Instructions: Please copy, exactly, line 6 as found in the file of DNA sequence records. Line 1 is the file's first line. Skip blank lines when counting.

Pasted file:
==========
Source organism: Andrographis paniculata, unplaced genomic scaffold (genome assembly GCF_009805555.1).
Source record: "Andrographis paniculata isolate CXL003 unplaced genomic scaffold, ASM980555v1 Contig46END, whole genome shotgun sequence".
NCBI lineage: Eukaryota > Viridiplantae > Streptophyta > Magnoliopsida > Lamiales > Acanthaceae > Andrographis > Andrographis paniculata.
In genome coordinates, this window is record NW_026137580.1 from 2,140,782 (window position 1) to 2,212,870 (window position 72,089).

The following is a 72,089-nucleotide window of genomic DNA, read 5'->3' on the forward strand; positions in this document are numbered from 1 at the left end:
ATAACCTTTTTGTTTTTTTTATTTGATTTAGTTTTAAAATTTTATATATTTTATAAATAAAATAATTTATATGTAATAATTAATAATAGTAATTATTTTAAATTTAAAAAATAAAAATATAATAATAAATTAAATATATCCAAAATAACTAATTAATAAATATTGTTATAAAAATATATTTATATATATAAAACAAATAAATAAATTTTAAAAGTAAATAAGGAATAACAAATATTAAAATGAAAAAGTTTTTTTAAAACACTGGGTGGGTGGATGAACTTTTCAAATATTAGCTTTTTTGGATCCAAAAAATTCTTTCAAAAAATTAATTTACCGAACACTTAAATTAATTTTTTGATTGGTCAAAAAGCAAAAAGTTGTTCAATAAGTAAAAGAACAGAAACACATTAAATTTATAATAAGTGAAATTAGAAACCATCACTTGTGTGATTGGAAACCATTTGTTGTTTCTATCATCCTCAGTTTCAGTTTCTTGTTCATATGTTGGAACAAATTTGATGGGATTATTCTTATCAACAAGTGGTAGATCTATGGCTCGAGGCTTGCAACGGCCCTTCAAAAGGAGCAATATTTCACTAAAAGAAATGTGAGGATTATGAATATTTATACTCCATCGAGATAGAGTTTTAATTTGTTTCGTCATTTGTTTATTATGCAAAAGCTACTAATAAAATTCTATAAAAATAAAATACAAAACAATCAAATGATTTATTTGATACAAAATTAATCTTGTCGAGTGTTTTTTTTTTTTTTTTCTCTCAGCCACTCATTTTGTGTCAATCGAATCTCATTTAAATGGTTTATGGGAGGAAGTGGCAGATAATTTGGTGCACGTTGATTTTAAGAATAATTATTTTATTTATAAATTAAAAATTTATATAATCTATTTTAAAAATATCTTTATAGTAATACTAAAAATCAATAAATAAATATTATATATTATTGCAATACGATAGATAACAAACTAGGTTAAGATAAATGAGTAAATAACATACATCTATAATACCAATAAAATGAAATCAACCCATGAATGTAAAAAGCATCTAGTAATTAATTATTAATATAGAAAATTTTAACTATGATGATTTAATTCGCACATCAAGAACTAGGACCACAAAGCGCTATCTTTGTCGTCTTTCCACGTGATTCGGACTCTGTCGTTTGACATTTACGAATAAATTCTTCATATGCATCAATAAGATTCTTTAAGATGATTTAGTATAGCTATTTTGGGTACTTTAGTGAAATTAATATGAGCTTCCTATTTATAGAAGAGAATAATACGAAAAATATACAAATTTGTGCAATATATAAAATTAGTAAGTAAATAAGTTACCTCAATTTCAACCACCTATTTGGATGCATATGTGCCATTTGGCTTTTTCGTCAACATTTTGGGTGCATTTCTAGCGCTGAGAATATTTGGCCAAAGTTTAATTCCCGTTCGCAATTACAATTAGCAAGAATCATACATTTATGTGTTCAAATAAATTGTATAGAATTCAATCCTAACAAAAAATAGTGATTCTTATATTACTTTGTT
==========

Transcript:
ATAACCTTTTTGTTTTTTTTATTTGATTTAGTTTTAAAATTTTATATATTTTATAAATAAAATAATTTATATGTAATAATTAATAATAGTAATTATTTTAAATTTAAAAAATAAAAATATAATAATAAATTAAATATATCCAAAATAACTAATTAATAAATATTGTTATAAAAATATATTTATATATATAAAACAAATAAATAAATTTTAAAAGTAAATAAGGAATAACAAATATTAAAATGAAAAAGTTTTTTTAAAACACTGGGTGGGTGGATGAACTTTTCAAATATTAGCTTTTTTGGATCCAAAAAATTCTTTCAAAAAATTAATTTACCGAACACTTAAATTAATTTTTTGATTGGTCAAAAAGCAAAAAGTTGTTCAATAAGTAAAAGAACAGAAACACATTAAATTTATAATAAGTGAAATTAGAAACCATCACTTGTGTGATTGGAAACCATTTGTTGTTTCTATCATCCTCAGTTTCAGTTTCTTGTTCATATGTTGGAACAAATTTGATGGGATTATTCTTATCAACAAGTGGTAGATCTATGGCTCGAGGCTTGCAACGGCCCTTCAAAAGGAGCAATATTTCACTAAAAGAAATGTGAGGATTATGAATATTTATACTCCATCGAGATAGAGTTTTAATTTGTTTCGTCATTTGTTTATTATGCAAAAGCTACTAATAAAATTCTATAAAAATAAAATACAAAACAATCAAATGATTTATTTGATACAAAATTAATCTTGTCGAGTGTTTTTTTTTTTTTTTTCTCTCAGCCACTCATTTTGTGTCAATCGAATCTCATTTAAATGGTTTATGGGAGGAAGTGGCAGATAATTTGGTGCACGTTGATTTTAAGAATAATTATTTTATTTATAAATTAAAAATTTATATAATCTATTTTAAAAATATCTTTATAGTAATACTAAAAATCAATAAATAAATATTATATATTATTGCAATACGATAGATAACAAACTAGGTTAAGATAAATGAGTAAATAACATACATCTATAATACCAATAAAATGAAATCAACCCATGAATGTAAAAAGCATCTAGTAATTAATTATTAATATAGAAAATTTTAACTATGATGATTTAATTCGCACATCAAGAACTAGGACCACAAAGCGCTATCTTTGTCGTCTTTCCACGTGATTCGGACTCTGTCGTTTGACATTTACGAATAAATTCTTCATATGCATCAATAAGATTCTTTAAGATGATTTAGTATAGCTATTTTGGGTACTTTAGTGAAATTAATATGAGCTTCCTATTTATAGAAGAGAATAATACGAAAAATATACAAATTTGTGCAATATATAAAATTAGTAAGTAAATAAGTTACCTCAATTTCAACCACCTATTTGGATGCATATGTGCCATTTGGCTTTTTCGTCAACATTTTGGGTGCATTTCTAGCGCTGAGAATATTTGGCCAAAGTTTAATTCCCGTTCGCAATTACAATTAGCAAGAATCATACATTTATGTGTTCAAATAAATTGTATAGAATTCAATCCTAACAAAAAATAGTGATTCTTATATTACTTTGTT